The burden of orthopaedic disease presenting to a referral hospital in northern Tanzania
In low and middle-income countries, country specific data is scarce regarding the burden of surgical disease, with most estimates extrapolated from indirect methods. Kilimanjaro Christian Medical Center (KCMC) is the only tertiary referral hospital for a population of over 11 million in Northern Tanzania. This study aims to directly quantify the current orthopaedic burden of disease at KCMC and provide a foundation to estimate the magnitude and potential benefit of improving access to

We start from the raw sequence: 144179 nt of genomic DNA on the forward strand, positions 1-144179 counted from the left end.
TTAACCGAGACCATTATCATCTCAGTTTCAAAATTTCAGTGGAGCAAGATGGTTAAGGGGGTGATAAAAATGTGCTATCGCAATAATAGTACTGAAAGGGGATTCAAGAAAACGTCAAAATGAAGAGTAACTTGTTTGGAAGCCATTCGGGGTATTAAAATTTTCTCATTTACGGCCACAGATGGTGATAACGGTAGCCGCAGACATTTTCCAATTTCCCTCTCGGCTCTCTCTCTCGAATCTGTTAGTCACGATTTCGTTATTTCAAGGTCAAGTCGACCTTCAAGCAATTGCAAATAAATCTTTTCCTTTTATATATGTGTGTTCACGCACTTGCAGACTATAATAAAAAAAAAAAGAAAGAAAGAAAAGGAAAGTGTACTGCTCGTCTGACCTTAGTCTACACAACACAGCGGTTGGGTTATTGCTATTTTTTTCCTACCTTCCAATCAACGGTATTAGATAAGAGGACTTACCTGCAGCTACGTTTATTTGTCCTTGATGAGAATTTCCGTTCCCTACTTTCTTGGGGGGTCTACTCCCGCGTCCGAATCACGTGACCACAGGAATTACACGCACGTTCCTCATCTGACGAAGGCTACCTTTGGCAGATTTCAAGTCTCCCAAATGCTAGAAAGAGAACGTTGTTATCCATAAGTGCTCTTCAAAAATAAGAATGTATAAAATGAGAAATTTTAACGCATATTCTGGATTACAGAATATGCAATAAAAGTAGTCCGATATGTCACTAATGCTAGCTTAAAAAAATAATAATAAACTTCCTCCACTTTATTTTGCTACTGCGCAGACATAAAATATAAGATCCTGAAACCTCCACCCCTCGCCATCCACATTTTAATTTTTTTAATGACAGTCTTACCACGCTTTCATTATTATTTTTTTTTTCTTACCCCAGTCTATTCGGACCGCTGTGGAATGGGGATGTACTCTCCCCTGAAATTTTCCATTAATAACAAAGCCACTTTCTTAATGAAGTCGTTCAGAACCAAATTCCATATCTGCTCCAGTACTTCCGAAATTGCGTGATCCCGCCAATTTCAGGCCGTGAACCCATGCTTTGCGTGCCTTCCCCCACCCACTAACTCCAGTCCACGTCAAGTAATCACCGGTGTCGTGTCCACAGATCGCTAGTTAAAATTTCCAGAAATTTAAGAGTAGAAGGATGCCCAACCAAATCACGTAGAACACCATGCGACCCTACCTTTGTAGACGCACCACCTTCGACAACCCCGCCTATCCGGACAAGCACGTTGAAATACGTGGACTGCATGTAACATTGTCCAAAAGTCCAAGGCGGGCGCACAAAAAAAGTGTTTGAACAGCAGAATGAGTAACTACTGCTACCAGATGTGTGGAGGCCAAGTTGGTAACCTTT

... c surgical care in the northern regions of Tanzania. Methods: Prospective data was collected during June 2015 for 113 patients admitted to the Orthopaedic Surgery ward at KCMC. Retrospective review of available hospital records for 11,678 patients presenting to the KCMC Emergency Medicine Department, Orthopaedic Clinic, and Orthopaedic Ward over the previous 12 months was also performed to obtain a more complete picture of the burden of orthopaedic disease seen at this tertiary referral center. Results: KCMC treats an average of 11,172 orthopaedic patients each year. Approximately 57.1% of these patients are seen as outpatients in clinic, 30.1% are seen in the emergency department and 12.8% are admitted as inpatients in the orthopaedic ward. Road traffic accidents (RTAs) represented the most common etiology of injury requiring ward admission at 63.7%, followed by falls at 29.2%, and assaults at 4.4%. Of admissions between ages 15-45, 73.5% were from RTAs. The majority of RTAs, 52.8%, involved a motorcycle and 30.56% involved pedestrians. Femur fractures were the most common injury seen (39.0%), followed by tibia (27.2%) and radius (17.7%) fractures. Patients used a wide variety of transportation methods and took 2.3 hours on average to arrive at KCMC from the location of their injury. Once in the hospital, patients averaged a length to surgery of 10.2 days and a hospital length of stay of 13.5 days. Of all admissions, 96.5% had indications for surgical fixation, while only 57.9% received surgery. KCMC is the only tertiary referral center for a five state region; however, 65.7% of patients originated from the same state in which the hospital resides. Conclusions: KCMC sees an approximately identical volume of surgical orthopaedic trauma as a Level 1 Trauma Center in the United States, but has significantly fewer material and intellectual resources to meet this surgical burden. These data give a more complete picture of the patient demographics, mechanisms of injury, types of injury and patient outcomes for similar resource-limited locations.